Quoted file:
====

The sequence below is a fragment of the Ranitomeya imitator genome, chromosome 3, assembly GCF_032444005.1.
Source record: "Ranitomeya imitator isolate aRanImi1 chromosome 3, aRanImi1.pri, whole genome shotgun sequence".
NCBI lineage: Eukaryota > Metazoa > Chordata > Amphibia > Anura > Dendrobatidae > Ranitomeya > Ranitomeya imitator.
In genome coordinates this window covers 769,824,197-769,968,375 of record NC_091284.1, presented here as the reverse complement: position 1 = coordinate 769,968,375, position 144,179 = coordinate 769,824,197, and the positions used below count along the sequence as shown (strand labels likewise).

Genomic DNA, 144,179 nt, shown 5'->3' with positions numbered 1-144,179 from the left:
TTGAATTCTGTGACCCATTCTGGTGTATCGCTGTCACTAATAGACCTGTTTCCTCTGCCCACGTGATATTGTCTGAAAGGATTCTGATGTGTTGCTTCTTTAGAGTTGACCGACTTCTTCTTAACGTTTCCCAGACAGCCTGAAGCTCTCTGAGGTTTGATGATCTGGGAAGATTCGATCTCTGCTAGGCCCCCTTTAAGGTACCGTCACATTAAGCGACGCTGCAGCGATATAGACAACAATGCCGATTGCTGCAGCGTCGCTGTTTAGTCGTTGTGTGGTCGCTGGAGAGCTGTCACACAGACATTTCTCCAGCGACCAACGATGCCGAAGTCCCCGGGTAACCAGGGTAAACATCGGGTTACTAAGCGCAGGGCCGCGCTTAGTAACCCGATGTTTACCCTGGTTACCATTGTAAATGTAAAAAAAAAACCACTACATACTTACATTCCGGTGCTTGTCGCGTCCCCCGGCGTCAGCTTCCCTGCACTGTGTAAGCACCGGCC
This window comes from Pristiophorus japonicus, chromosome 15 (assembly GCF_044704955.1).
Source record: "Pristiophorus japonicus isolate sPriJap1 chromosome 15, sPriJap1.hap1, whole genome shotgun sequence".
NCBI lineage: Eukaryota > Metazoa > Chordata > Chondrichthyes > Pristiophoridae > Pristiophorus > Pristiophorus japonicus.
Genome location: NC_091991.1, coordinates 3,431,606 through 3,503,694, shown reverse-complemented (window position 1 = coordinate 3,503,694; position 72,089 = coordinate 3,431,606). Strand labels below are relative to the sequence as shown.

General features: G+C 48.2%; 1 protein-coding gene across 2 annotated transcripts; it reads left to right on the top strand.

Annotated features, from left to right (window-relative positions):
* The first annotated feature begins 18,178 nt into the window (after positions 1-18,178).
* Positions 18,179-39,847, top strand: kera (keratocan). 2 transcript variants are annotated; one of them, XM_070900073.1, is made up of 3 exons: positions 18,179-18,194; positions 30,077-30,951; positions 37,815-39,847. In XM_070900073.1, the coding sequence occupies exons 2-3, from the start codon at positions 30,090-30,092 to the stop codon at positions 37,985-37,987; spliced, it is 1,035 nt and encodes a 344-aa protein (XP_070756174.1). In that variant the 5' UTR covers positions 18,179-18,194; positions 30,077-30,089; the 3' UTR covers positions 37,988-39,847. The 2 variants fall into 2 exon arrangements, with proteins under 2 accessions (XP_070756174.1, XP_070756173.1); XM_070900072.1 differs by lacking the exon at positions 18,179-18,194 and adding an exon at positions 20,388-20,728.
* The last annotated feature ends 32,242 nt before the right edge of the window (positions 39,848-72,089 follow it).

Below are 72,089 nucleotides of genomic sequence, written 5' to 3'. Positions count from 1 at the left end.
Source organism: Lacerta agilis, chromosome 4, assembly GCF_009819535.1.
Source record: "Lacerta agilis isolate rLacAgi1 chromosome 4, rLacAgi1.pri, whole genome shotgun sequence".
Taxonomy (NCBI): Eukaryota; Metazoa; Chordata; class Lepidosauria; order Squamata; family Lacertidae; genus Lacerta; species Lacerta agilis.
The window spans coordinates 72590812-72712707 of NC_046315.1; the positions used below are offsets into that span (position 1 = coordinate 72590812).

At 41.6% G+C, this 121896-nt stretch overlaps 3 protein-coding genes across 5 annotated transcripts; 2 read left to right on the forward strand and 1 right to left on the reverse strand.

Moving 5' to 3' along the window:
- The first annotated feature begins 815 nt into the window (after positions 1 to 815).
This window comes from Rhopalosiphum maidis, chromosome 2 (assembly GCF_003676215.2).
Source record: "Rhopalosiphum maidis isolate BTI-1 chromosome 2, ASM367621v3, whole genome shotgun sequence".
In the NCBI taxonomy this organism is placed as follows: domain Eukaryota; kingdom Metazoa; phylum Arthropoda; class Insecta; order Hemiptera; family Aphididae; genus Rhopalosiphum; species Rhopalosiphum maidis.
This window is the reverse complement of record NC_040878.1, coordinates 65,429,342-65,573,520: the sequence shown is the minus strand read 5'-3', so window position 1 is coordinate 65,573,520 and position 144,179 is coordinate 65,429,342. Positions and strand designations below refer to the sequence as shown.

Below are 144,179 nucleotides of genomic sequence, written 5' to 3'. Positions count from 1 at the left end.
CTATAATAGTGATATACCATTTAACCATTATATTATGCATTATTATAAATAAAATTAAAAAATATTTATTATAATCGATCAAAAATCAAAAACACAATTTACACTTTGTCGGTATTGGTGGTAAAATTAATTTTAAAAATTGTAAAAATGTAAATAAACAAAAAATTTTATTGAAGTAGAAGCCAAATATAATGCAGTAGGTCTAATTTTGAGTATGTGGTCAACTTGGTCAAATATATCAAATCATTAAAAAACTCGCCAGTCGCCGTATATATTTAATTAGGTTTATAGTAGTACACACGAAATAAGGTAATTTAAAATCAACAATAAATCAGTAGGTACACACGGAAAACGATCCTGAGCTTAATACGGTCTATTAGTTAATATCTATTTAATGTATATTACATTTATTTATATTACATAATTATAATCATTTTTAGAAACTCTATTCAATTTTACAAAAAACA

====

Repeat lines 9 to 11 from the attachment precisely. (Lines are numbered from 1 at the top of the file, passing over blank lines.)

NCBI lineage: Eukaryota > Metazoa > Chordata > Chondrichthyes > Pristiophoridae > Pristiophorus > Pristiophorus japonicus.
Genome location: NC_091991.1, coordinates 3,431,606 through 3,503,694, shown reverse-complemented (window position 1 = coordinate 3,503,694; position 72,089 = coordinate 3,431,606). Strand labels below are relative to the sequence as shown.

General features: G+C 48.2%; 1 protein-coding gene across 2 annotated transcripts; it reads left to right on the top strand.